Earlier this month, Peyton Stearns, who describes herself as bordering on OCD, completely blanked and forgot to book herself a spot in the Rome qualifying draw.  

“I don’t know why I didn’t click on the box,” she said Tuesday. “So I didn’t play that week. But it is what it is. It’s not happening again.”

Actually, it might have been the best thing that’s happened in her nascent career. Because that lapse, fortuitous in retrospect, is probably why the 22-year-old American finds herself owning a first-career Hologic WTA Tour title and a second-round berth at Roland Garros.

On Thursday, she beat No.10 seed Daria Kasatkina 7-5, 6-2 and matched her third-round debut here a year ago.

The catalyst, Stearns said, is her coach of less than one month, Tom Hill. 

He was born in Great Britain, played at Pepperdine University in Malibu, California and was hired as a hitting partner at IMG Academy in Florida, where Maria Sharapova was among his collaborators. After a brief stint with Danielle Collins in 2018, one in which Collins broke the Top 50 for the first time, Hill began working with Maria Sakkari.

Sakkari herself cracked the Top 10 during their six-year alliance and advanced to two Grand Slam semifinals. But then, with the domino effect so common in professional tennis, there was a coaching realignment. When Jessica Pegula felt she needed a change, she dismissed David Witt at the end of the 2023 season. When he became available, Sakkari hired Witt, parting ways with Hill.

Champions Reel: How Peyton Stearns won Rabat 2024

A month ago, Stearns was ready for some guidance. In the spring of 2022, as a student at the University of Texas, she won the NCAA Division 1 singles national championship. Her 2023 record on the tour was a respectable 16-14, and her ranking rose to No.49.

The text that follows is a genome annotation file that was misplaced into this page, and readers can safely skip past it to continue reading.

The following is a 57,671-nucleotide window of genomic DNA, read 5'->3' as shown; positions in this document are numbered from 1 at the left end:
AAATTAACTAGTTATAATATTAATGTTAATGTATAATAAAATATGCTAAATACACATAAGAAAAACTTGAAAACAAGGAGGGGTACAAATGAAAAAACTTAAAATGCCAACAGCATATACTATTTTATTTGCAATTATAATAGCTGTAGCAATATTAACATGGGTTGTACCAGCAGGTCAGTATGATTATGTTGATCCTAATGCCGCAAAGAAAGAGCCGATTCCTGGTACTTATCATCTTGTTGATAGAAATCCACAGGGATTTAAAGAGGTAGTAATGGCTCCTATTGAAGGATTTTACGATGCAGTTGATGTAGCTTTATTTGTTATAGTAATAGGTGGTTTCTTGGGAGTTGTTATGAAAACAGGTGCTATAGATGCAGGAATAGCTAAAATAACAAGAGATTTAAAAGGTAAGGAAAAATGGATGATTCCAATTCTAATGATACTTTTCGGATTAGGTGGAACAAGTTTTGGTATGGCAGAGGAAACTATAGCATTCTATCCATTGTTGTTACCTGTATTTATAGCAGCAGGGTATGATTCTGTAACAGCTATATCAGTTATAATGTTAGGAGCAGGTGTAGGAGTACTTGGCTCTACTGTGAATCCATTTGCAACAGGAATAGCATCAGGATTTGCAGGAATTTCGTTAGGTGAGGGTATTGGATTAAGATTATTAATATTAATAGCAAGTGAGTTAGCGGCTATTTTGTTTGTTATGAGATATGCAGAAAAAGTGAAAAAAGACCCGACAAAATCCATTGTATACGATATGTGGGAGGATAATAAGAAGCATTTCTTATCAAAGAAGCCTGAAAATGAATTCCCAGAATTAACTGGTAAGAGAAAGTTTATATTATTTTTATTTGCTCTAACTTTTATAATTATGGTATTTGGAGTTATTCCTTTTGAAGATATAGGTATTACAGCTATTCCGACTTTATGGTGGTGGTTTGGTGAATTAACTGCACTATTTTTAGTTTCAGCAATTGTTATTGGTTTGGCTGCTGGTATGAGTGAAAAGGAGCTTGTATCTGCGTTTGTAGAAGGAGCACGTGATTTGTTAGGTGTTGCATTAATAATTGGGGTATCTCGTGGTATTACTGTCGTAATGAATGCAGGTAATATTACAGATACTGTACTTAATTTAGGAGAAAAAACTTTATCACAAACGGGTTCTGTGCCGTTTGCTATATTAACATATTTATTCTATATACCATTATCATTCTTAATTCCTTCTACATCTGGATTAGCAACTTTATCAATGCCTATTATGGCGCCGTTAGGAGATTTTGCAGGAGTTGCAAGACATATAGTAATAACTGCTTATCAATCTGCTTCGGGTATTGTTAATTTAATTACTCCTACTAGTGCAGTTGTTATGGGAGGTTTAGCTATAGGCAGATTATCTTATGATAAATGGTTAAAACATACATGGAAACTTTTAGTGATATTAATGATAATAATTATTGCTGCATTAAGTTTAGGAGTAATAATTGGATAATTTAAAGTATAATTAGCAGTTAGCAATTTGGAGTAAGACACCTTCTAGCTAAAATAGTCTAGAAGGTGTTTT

This year, it was tough sledding. After losing in the first round of Madrid to Tatjana Maria, she had lost 10 of 13 matches, her ranking had plummeted to No.87, and she was grappling with some big questions.

Hill helped provide the answers. After taking the month of March off, he made a list of five young players with potential he’d consider coaching. Stearns was on the list, and when her agent called, a deal was done. Next thing, he was on a flight from Dubai to Madrid only a day before Stearns lost her first-round match.

They decided to play back-to-back WTA 125s in Saint-Malo, France and Parma, Italy. 

“I didn’t sugarcoat it,” Hill said Wednesday. “I told her, ‘Look, you’ve been losing a lot -- your record is pretty horrendous. We need to go down a level and win some matches. And then slowly earn the right to be playing these bigger tournaments.’”

Stearns won an encouraging four of six matches, and because she blew the qualifying deadline for Rome there was some space on the calendar. Those 10 days would change everything.

It began when she lost in the Parma quarterfinals to Renata Zarazua. Afterward, Hill sent her straight back to the practice court. There were three more grueling days in Saint-Malo and another week in Nice -- Hill reached out to Patrick Mouratoglou, asking if they could work out at his academy.

The daily regime:

  • A 30 to 45-minute run in the morning, including interval training.
  • Two-and-a-half hours of practice, lots of movement, lots of sparring.
  • A second practice in the afternoon, running 90 to 100 minutes.